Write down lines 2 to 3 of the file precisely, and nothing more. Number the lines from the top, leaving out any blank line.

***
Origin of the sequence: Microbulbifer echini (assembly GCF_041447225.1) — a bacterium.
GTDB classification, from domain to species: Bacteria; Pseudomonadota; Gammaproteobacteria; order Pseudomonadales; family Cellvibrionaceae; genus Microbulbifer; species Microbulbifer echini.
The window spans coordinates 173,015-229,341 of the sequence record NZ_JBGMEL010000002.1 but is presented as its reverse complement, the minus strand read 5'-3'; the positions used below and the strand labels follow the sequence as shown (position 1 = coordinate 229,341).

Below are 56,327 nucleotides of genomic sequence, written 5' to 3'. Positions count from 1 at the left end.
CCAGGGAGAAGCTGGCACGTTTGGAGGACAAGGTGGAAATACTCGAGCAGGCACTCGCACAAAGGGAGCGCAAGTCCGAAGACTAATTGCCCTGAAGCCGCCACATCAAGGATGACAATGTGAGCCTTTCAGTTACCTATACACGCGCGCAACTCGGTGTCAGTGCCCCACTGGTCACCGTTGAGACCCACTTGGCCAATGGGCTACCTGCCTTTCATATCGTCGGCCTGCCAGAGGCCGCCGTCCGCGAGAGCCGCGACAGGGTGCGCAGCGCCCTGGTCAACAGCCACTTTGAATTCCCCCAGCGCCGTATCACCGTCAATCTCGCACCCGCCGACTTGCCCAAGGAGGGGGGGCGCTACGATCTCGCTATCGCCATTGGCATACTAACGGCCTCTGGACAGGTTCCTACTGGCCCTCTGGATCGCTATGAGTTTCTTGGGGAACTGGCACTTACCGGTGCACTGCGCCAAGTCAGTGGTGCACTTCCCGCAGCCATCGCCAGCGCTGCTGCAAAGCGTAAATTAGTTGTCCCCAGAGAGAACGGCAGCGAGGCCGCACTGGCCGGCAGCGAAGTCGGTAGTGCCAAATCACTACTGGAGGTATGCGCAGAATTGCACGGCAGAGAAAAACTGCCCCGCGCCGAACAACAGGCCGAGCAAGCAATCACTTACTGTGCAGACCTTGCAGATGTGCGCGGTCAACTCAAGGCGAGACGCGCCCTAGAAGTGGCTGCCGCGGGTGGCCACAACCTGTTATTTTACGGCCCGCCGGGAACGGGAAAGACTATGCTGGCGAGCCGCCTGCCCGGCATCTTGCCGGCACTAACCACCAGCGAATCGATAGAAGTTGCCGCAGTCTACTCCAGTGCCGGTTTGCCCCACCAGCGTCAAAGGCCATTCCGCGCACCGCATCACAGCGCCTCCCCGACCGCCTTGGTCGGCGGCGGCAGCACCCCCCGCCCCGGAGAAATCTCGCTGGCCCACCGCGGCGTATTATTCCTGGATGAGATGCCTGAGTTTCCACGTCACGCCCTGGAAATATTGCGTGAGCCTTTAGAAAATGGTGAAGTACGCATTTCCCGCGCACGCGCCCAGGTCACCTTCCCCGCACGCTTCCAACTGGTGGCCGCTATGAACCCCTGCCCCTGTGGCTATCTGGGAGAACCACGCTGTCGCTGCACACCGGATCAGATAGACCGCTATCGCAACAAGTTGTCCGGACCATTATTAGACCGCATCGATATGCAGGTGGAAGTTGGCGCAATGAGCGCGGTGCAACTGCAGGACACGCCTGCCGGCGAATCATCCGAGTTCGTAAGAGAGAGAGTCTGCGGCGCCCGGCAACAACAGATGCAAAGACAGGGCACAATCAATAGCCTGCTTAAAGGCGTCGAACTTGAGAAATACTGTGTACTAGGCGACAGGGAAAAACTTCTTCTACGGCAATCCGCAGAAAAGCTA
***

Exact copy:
GTDB classification, from domain to species: Bacteria; Pseudomonadota; Gammaproteobacteria; order Pseudomonadales; family Cellvibrionaceae; genus Microbulbifer; species Microbulbifer echini.
The window spans coordinates 173,015-229,341 of the sequence record NZ_JBGMEL010000002.1 but is presented as its reverse complement, the minus strand read 5'-3'; the positions used below and the strand labels follow the sequence as shown (position 1 = coordinate 229,341).